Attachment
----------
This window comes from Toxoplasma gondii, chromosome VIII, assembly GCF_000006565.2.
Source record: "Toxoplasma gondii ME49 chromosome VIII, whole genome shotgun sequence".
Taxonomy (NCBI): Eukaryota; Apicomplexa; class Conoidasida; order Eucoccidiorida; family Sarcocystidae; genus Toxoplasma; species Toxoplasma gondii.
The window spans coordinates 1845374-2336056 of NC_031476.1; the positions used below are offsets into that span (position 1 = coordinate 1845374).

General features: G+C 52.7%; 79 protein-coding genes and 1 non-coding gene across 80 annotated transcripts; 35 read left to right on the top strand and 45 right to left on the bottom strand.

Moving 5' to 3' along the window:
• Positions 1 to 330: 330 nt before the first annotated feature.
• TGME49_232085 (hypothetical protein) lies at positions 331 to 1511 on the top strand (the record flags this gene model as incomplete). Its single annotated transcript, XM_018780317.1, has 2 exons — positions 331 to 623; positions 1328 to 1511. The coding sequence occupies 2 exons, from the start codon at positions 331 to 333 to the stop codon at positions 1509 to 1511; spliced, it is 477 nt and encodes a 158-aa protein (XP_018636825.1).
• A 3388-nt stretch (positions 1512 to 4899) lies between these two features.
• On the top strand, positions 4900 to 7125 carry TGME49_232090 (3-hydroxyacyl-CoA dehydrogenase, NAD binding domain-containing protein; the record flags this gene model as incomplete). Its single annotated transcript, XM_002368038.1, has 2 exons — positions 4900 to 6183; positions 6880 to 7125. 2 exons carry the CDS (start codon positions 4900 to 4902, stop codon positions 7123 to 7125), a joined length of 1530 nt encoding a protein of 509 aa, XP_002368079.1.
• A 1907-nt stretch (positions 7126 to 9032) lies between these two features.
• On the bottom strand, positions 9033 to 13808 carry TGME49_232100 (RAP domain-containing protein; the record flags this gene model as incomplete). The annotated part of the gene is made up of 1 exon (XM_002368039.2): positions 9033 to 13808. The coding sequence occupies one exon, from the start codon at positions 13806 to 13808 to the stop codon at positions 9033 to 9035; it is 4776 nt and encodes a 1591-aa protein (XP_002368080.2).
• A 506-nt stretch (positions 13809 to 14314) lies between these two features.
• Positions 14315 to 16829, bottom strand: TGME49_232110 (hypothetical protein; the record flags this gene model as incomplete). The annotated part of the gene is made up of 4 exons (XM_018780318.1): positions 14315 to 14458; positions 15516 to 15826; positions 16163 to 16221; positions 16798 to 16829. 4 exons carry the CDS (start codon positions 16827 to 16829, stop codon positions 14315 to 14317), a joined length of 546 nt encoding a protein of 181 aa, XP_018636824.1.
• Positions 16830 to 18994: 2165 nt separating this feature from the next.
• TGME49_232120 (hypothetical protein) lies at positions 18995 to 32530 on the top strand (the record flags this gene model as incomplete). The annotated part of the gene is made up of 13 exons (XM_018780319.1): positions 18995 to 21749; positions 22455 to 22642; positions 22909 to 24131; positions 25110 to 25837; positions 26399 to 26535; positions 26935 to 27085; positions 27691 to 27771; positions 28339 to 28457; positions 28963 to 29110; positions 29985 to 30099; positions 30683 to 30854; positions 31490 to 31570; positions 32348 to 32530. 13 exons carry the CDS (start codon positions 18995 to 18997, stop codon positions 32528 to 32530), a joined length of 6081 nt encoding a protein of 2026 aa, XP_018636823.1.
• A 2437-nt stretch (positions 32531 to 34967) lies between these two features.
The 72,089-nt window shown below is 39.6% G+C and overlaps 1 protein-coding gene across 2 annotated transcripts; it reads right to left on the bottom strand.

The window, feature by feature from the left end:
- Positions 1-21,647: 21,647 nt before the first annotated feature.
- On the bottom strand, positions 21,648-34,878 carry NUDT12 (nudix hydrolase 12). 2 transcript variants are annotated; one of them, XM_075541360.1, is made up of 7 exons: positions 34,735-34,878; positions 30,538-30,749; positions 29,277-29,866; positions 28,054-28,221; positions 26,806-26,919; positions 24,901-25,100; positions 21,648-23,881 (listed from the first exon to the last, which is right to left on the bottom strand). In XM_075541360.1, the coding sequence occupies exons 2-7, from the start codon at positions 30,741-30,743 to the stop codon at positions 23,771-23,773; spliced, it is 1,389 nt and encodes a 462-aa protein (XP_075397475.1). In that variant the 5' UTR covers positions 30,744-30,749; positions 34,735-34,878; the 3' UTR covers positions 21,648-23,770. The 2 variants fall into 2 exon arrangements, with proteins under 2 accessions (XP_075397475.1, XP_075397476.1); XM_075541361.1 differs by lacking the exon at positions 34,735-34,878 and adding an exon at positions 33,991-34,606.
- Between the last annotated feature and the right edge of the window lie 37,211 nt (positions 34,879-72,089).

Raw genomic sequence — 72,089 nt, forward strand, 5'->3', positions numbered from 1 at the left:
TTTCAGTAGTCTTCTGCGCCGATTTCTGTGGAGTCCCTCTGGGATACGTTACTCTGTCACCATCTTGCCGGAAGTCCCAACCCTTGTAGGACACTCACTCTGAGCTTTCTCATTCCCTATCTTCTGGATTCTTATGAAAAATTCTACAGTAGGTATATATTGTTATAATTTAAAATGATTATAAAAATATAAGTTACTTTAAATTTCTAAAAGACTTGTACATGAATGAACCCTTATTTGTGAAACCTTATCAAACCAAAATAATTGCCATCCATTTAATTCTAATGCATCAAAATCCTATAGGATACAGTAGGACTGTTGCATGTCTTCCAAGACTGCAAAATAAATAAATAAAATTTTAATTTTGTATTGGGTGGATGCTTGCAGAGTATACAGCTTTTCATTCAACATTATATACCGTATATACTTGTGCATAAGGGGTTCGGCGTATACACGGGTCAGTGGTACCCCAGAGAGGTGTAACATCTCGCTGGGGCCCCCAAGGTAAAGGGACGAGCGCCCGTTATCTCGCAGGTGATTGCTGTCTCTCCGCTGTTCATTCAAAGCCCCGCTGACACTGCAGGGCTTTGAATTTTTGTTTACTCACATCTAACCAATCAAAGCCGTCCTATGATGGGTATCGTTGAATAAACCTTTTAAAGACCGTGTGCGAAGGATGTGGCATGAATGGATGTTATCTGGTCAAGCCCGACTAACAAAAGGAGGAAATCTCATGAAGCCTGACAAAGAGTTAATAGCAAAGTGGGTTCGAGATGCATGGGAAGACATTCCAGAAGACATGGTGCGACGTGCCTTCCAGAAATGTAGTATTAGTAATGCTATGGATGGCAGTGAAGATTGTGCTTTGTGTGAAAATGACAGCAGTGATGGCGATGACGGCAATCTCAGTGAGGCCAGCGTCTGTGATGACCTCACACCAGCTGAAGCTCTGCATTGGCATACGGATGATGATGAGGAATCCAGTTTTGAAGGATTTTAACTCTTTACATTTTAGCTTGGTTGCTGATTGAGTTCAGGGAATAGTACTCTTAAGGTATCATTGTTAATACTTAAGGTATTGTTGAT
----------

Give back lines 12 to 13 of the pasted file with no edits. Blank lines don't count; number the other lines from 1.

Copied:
• On the bottom strand, positions 9033 to 13808 carry TGME49_232100 (RAP domain-containing protein; the record flags this gene model as incomplete). The annotated part of the gene is made up of 1 exon (XM_002368039.2): positions 9033 to 13808. The coding sequence occupies one exon, from the start codon at positions 13806 to 13808 to the stop codon at positions 9033 to 9035; it is 4776 nt and encodes a 1591-aa protein (XP_002368080.2).
• A 506-nt stretch (positions 13809 to 14314) lies between these two features.